Just in Time for Father’s Day, New Research Affirms the Special Dad-Daughter Bond
Father’s Day is coming up this weekend: a time when dads all over the country open cards, get taken out to lunch, and tell stories about parenting their kids. It’s also a time for kids to reflect on their relationships with their fathers, an experience that might be very different depending on gender. A new study finds that dads can be quite different with daughters than with sons, a pattern researchers are working to fully understand.
For the study, published in May in the journal Behavioral Neuroscience, researchers at Emory University and the University of Arizona used recording equipment to monitor 52 new dads for 48 hours while they interacted with their children, who were between one and two years old. Watching the behavior of the new fathers, researchers noticed that the way dads treated their girl babies was significantly different than the way they interacted with boys.
When interacting with daughters, dads in the study tended to sing and whistle, as well as use emotive and analytical language. They also used more words pertaining to the body such as “cheeks,” “fat,” and “belly.” When spending time with their sons, dads were much more aggressive, engaging in (baby-appropriate) roughhousing and using competitive language, such as “proud” and “win.”
Jennifer Mascaro, an Emory University researcher who worked on the study, told the Washington Post that until now, there has been very little research on how fathers interact with their children. This is in large part due to the fact that, until very recently, dads just weren’t all that involved with their kids. The Post cites a 2014 study that found that working dads spend an average of 35 minutes with their children per day; this doesn’t sound like a lot, but fathers were only spending about five minutes each day with their kids in 1974. (To compare, moms now spend a full hour with their kids each day.)
The new study also involved an experiment where fathers were shown photos of their baby with different expressions: sad, neutral, and happy. When the dads were shown photos of their daughters, they showed a greater neural response overall; in particular, they exhibited a strong response in their brain’s reward system when shown happy photos of their girls. With sons, however, the response was different. When dads looked at pictures of their sons, they had the strongest response to neutral expressions.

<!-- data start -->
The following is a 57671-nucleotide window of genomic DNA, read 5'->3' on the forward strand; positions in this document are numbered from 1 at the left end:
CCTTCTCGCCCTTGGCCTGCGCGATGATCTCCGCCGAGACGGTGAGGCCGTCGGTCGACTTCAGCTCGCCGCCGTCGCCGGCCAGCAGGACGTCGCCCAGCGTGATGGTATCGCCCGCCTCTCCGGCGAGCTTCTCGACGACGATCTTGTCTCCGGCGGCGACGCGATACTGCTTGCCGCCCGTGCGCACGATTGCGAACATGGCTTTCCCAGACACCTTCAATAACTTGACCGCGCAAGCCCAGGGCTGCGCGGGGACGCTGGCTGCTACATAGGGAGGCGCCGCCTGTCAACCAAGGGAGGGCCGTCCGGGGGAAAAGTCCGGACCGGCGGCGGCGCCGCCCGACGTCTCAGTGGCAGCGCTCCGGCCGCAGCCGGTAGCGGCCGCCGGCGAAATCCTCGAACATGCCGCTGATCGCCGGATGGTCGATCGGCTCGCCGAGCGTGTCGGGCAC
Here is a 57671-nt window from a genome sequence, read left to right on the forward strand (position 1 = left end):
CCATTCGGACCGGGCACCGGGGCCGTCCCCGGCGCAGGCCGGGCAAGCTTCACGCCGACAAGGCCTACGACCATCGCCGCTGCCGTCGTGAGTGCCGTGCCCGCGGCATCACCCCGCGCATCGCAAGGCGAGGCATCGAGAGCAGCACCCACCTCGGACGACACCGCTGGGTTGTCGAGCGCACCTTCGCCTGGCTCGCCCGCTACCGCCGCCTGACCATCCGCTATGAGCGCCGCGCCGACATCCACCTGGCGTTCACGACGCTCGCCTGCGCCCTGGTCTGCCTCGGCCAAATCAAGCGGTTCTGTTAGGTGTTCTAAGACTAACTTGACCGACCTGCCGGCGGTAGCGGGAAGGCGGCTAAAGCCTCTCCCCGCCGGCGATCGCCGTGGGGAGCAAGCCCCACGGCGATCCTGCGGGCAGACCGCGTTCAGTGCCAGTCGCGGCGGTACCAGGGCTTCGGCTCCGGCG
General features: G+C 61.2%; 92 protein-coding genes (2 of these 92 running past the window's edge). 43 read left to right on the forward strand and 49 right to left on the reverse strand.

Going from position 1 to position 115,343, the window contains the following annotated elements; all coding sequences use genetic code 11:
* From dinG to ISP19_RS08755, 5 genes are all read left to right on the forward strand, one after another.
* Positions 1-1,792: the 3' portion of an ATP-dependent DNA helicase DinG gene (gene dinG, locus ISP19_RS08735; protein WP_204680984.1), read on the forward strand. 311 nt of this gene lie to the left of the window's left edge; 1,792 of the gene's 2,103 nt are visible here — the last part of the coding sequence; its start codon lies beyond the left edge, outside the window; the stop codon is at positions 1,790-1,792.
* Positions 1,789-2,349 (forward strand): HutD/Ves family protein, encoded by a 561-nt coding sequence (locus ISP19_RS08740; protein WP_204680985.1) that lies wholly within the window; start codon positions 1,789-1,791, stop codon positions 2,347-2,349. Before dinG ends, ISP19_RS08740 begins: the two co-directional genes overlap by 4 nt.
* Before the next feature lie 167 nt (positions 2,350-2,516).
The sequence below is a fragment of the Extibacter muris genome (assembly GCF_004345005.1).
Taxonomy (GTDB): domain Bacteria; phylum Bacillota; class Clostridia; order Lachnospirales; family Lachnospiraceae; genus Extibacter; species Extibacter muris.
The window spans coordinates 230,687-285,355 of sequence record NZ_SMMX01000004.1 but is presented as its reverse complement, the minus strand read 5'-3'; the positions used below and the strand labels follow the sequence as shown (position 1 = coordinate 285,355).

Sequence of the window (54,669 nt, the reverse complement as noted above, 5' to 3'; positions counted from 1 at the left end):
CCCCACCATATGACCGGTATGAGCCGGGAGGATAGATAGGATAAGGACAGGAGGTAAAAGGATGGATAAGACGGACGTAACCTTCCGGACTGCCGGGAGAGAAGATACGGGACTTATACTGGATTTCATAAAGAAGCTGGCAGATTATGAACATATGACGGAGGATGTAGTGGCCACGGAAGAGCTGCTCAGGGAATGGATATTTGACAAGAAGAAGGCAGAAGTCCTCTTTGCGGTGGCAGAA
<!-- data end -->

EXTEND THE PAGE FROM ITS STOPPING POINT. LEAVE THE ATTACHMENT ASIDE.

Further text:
Mascaro told the Post that researchers aren’t totally clear as to why dads responded this way to photos of their sons, but says it might have something to do with how dads interact with their sons in person. “Rough and tumble is this special situation where this kind of movement is okay, but you really have to attend to your partner’s emotions: Are they still having fun? I think it’s really intriguing to think that attending to more ambiguous facial expressions might be important,” she tells the Post.
This research reveals that the idea of dads being tough on their sons but a bit softer with their daughters has some truth behind it, and is an important step in understanding how fathers impact their children, and the role they play in raising their kids. Susan Gelman, a University of Michigan professor of psychology who was not associated with the study, tells the Guardian that we can learn a lot about gender roles from these findings.
Gelman says the study has “potentially important implications regarding the implicit messages that boys versus girls receive from an early age. Gender stereotypes and biases place limits on boys as well as girls, so it’s important for parents to be aware of how they may be passing along their own gender biases.”
Though there are many interesting and helpful insights to pursue based on this research, Moscaro tells us via email that because the study only took place over the course of 48 hours, it would be “premature to make recommended parenting changes based on these findings alone.” But in light of other research on fathers, there are still some helpful conclusions to be drawn.
For example, “Previous research indicates that rough and tumble play facilitates emotional and social development, so it is potentially important that fathers are engaging in more of this behavior with sons,” Moscaro tells us.
Overall, according to Moscaro, “If fathers are engaging in less of these positive behaviors with one sex vs. the other based on subtle gender biases about how we think we should interact with boys and girls, then I think we can say that it’s important to be aware of, and try to address, some of the social biases that affect all of us.”
While more research is necessary, Moscaro and her colleagues’ findings begin to shed light on how dads are interacting with their children, and the impact they have on their kids’ lives.
What are your thoughts on the differences between the way dads treat their daughters compared to their sons? Tell us on Twitter @BritandCo.
(Photos via Getty)